Written with Hall of Fame journalist and historian Bud Collins, THE EDUCATION OF A TENNIS PLAYER is Laver’s first-hand account of his 1969 Grand Slam season, capped off by his 7-9, 6-1, 6-2, 6-2 win over fellow Australian Tony Roche in the final of the U.S. Open on September 8. Laver also writes about his childhood and early days in tennis, his 1962 Grand Slam and offers tips on how players of all levels can improve their game. He also shares some of the strategies that helped him to unparalleled success on the tennis court.

THE EDUCATION OF A TENNIS PLAYER is available immediately via tennis retailer TennisWarehouse (www.TennisWarehouse.com or [email protected] or directly from New Chapter Press (www.NewChapterMedia.com or [email protected]). The book will also by available at the U.S. Tennis Association Bookstore during the 2009 U.S. Open August 31 to September 13 and via traditional book retailers in the United States, the United Kingdom, Canada and Australia by early 2010. Special limited edition hard-cover editions of the book are available for $29.95, while paperback copies are for sale for $19.95.

Originally published in 1971, THE EDUCATION OF A TENNIS PLAYER was updated by Laver and Collins in 2009 with new content including his recovery from a near-fatal stroke in 1998. The memoir features descriptions of Laver’s most suspenseful matches and memorable portraits of his biggest rivals Ken Rosewall, Lew Hoad, Tony Roche and Pancho Gonzalez.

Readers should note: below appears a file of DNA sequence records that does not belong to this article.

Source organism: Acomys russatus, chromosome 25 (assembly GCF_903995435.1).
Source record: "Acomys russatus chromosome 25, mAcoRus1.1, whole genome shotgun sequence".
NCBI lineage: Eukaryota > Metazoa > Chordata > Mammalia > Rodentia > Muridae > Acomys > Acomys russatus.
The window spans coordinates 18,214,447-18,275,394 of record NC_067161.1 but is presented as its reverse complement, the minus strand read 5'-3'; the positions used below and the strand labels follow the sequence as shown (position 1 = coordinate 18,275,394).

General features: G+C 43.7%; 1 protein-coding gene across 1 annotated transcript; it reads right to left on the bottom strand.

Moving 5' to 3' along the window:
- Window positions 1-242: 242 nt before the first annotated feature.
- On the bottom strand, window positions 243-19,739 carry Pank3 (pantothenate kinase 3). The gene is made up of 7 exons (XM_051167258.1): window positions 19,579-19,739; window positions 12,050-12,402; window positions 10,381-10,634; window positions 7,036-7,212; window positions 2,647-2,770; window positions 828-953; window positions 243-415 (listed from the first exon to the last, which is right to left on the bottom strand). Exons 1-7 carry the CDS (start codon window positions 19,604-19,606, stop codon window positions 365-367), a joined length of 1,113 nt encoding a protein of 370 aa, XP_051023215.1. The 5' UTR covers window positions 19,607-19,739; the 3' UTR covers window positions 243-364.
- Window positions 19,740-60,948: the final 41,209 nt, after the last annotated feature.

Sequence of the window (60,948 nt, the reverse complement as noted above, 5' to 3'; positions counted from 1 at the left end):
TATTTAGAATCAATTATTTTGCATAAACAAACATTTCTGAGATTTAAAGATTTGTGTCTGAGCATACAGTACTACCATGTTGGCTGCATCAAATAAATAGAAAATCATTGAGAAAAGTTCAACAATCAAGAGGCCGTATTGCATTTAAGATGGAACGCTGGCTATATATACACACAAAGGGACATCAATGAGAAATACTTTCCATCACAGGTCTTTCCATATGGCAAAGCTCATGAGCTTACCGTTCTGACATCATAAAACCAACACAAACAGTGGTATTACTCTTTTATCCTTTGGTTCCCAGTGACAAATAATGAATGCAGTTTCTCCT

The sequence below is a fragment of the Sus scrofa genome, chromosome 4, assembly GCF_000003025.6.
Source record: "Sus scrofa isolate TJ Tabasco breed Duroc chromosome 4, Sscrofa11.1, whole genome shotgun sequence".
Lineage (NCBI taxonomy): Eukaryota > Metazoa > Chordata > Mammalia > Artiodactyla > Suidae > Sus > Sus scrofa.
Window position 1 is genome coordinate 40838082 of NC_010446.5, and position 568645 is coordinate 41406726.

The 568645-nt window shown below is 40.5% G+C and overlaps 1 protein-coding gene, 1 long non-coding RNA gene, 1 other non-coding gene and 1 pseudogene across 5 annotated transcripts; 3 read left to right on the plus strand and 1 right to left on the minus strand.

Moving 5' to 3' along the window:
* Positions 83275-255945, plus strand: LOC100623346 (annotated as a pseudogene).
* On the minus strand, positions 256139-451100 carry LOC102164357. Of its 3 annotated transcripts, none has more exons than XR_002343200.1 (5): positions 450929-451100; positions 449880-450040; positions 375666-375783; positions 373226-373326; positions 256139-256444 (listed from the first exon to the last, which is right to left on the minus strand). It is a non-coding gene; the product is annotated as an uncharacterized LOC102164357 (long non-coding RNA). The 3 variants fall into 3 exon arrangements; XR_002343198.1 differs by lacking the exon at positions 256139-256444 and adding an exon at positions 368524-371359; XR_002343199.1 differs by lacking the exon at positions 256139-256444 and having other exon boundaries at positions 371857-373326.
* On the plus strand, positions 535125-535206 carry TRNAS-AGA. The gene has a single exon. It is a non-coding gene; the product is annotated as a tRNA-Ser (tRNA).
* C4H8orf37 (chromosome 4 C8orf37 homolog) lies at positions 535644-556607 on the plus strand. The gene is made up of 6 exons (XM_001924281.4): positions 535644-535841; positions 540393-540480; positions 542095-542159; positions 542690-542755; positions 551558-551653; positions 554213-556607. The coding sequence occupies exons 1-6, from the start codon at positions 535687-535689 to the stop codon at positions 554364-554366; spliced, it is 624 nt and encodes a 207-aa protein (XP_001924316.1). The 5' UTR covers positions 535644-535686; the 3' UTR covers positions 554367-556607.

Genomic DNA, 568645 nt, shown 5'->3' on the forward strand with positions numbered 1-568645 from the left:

“I am delighted that The Education of a Tennis Player is back in circulation and available for a new generation of tennis fans,” said Laver. “Winning the Grand Slam for a second time in 1969 seems just like yesterday and this book brings back a lot of memories of the great matches and exciting times. I hope people enjoy reading my story.”

Laver captured 11 major singles titles during his career, including Wimbledon in 1961, 1962, 1968 and 1969. After joining Don Budge as the only man to win a Grand Slam by sweeping all four majors in 1962, Laver turned professional where he, along with fellow pros Hoad, Rosewall and Gonzalez, were banned from playing the “amateur-only” major tournaments. When the “Open Era” of tennis began in 1968, Laver netted another five major singles titles, including his Grand Slam sweep of all four in 1969. Laver won nearly 200 singles titles during his career and was inducted into the International Tennis of Fame in 1981.

Collins, himself a 1994 inductee in the International Tennis Hall of Fame, first met Laver in 1956 at the Longwood Cricket Club in Boston during the U.S. National Doubles Championships. Thirteen years later, the two collaborated on the book that was only to be published if Laver won the Grand Slam. Collins is best known for his colorful television commentary – and his colorful wardrobe – as well as his columns in the Boston Globe. Collins currently works as a commentator with ESPN2 and Tennis Channel.

“Rod Laver is one of the greatest treasures we have in tennis and The Education of a Tennis Player is one of our sports most important literary works,” said Collins. “Rod was always so humble and gracious, but he could play tennis like a hurricane. He was as a great a champion as we have ever had in tennis and one of the all-time nicest guys.”

New Chapter Press is also the publisher of THE BUD COLLINS HISTORY OF TENNIS by Bud Collins, THE ROGER FEDERER STORY: QUEST FOR PERFECTION by Rene Stauffer and BOYCOTT: STOLEN DREAMS OF THE 1980 MOSCOW OLYMPIC GAMES by Tom Caraccioli and Jerry Caraccioli among others. More information on New Chapter Press can be found at www.NewChapterMedia.com.